Palestinians walk past a shop selling fruits in Ramallah, Feb. 20, 2020. Photo: Reuters / Mohamad Torokman.
Israel and the Palestinian Authority (PA) have reached an agreement to end a five-month long trade dispute, officials said on Thursday.
The dispute, which opened a new front in the Israeli-Palestinian conflict, began in September when the PA announced a boycott of Israel calves. The PA exercises limited self-rule in the West Bank under interim peace deals.
Antisemitic caricatures on display at the annual carnival in Aalst, Belgium. Photo: Raphael Ahren via Twitter.
Disturbing images emerged on Sunday of the annual carnival at Aalst, Belgium, showing an astounding number of antisemitic themes, costumes, displays and statements.
Israeli journalist Raphael Ahren documented people dressed as caricatures of Orthodox Jews, a fake “wailing wall” attacking critics of the parade, blatantly antisemitic characters and puppets wearing traditional Jewish clothes and sporting huge noses.
Feb 02, 2020 0The remarks from the US official came in wake of the Palestinian decision to reject the administration’s peace plan. US PRESIDENT Donald Trump and Prime Minister Benjamin Netanyahu arrive to...
The stench of anti-Semitism always hovers over Switzerland’s Lake Geneva when the United Nations Human Rights Council (UNHRC) is meeting there. The foul emanations reached a new nadir last week with UNHRC’s publication of a “database” of companies doing business in the disputed territories in Israel.
Following the publication of the list, Bruno Stagno Ugarte, deputy director for advocacy of NGO Human Rights Watch, stated, “The long-awaited release of the U.N. settlement business database should put all companies on notice: To do business with illegal settlements [sic] is to aid in the commission of war crimes.”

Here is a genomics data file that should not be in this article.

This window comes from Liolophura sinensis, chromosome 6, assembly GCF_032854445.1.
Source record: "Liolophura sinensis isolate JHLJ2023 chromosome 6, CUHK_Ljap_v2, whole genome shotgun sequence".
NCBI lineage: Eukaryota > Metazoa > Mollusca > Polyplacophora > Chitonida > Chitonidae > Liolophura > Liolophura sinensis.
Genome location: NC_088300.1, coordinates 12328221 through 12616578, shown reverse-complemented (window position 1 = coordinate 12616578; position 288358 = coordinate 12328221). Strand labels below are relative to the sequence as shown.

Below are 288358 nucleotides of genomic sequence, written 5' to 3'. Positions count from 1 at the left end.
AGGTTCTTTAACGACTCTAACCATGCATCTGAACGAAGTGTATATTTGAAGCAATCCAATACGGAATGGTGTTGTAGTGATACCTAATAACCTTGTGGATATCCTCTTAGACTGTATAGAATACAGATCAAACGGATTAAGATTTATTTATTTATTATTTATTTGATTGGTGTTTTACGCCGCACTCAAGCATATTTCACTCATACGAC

One of the many things that annoys me about politicians is how sure they are of themselves. Everything is black and white. Every idea is good or bad. Take globalism, for example. You either love it or hate it. It works or it doesn’t.
Another thing that annoys me is how so much of a politician’s life revolves around power: Do everything you can to get it, and everything you can to keep it.
Why am I ranting? Because, while our politicians have been consumed with power and the media with the fights over power, a threat to our nation has been virtually ignored.
Blue and White Party leaders Benny Gantz and Yair Lapid are establishing their diplomatic credentials in the immediate run-up to Israel’s March 2 election with an insult to a U.S. administration that has arguably provided Israel with more diplomatic gains than any previous administration.
The Times of Israel reported that at a campaign stop in front of English-speaking Israelis, Gantz accused Israeli Prime Minister Benjamin Netanyahu “of neglecting bipartisan ties in favor of exclusive support from U.S. President Donald Trump’s Republican Party,” under the headline “Gantz pledges to mend ties with U.S. Democrats if elected.”
Bipartisanship was in short supply at the State of the Union address earlier this month—with one notable exception.
Nancy Pelosi had been looking dyspeptic, shuffling the papers she would later rip to shreds, when President Donald Trump reminded his audience that “the United States is leading a 59-nation diplomatic coalition against the socialist dictator of Venezuela, Nicolás Maduro.”
Suddenly, the House Speaker applauded. Trump then introduced “the true and legitimate president of Venezuela: Juan Guaidó.”
The law professor Alan Dershowitz has thrown a legal hand-grenade into America’s political civil war by claiming to have evidence that former President Barack Obama “personally asked” the FBI to investigate someone “on behalf” of Obama’s “close ally,” billionaire financier George Soros.
He made his cryptic remark in an interview defending U.S. President Donald Trump against claims he interfered in the prosecution of his former adviser, Roger Stone.